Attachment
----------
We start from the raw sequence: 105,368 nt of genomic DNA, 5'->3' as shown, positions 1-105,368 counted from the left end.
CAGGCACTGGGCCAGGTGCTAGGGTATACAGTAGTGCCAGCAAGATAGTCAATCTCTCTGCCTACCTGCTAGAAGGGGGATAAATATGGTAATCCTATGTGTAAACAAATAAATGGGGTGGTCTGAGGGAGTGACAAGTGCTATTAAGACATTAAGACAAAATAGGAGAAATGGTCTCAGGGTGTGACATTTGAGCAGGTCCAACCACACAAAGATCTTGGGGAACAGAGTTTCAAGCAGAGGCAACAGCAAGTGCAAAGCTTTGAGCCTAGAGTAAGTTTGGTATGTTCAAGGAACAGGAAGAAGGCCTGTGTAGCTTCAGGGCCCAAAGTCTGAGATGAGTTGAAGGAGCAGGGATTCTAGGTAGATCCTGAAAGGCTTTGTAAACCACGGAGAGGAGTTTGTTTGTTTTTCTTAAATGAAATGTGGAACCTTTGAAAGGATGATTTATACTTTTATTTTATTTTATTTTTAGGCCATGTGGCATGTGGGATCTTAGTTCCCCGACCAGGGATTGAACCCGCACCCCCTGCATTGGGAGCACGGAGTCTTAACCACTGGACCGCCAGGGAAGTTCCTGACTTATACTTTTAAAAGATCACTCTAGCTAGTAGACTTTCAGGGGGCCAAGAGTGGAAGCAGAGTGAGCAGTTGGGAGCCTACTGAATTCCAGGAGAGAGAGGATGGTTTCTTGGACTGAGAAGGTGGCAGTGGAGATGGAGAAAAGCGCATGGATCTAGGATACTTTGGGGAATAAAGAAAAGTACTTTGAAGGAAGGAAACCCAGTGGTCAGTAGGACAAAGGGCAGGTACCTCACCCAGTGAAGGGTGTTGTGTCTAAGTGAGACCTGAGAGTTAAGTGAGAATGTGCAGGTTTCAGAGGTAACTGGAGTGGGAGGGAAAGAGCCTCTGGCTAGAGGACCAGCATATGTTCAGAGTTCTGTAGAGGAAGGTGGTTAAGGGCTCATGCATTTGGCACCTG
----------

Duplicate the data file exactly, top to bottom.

We start from the raw sequence: 105,368 nt of genomic DNA, 5'->3' as shown, positions 1-105,368 counted from the left end.
CAGGCACTGGGCCAGGTGCTAGGGTATACAGTAGTGCCAGCAAGATAGTCAATCTCTCTGCCTACCTGCTAGAAGGGGGATAAATATGGTAATCCTATGTGTAAACAAATAAATGGGGTGGTCTGAGGGAGTGACAAGTGCTATTAAGACATTAAGACAAAATAGGAGAAATGGTCTCAGGGTGTGACATTTGAGCAGGTCCAACCACACAAAGATCTTGGGGAACAGAGTTTCAAGCAGAGGCAACAGCAAGTGCAAAGCTTTGAGCCTAGAGTAAGTTTGGTATGTTCAAGGAACAGGAAGAAGGCCTGTGTAGCTTCAGGGCCCAAAGTCTGAGATGAGTTGAAGGAGCAGGGATTCTAGGTAGATCCTGAAAGGCTTTGTAAACCACGGAGAGGAGTTTGTTTGTTTTTCTTAAATGAAATGTGGAACCTTTGAAAGGATGATTTATACTTTTATTTTATTTTATTTTTAGGCCATGTGGCATGTGGGATCTTAGTTCCCCGACCAGGGATTGAACCCGCACCCCCTGCATTGGGAGCACGGAGTCTTAACCACTGGACCGCCAGGGAAGTTCCTGACTTATACTTTTAAAAGATCACTCTAGCTAGTAGACTTTCAGGGGGCCAAGAGTGGAAGCAGAGTGAGCAGTTGGGAGCCTACTGAATTCCAGGAGAGAGAGGATGGTTTCTTGGACTGAGAAGGTGGCAGTGGAGATGGAGAAAAGCGCATGGATCTAGGATACTTTGGGGAATAAAGAAAAGTACTTTGAAGGAAGGAAACCCAGTGGTCAGTAGGACAAAGGGCAGGTACCTCACCCAGTGAAGGGTGTTGTGTCTAAGTGAGACCTGAGAGTTAAGTGAGAATGTGCAGGTTTCAGAGGTAACTGGAGTGGGAGGGAAAGAGCCTCTGGCTAGAGGACCAGCATATGTTCAGAGTTCTGTAGAGGAAGGTGGTTAAGGGCTCATGCATTTGGCACCTG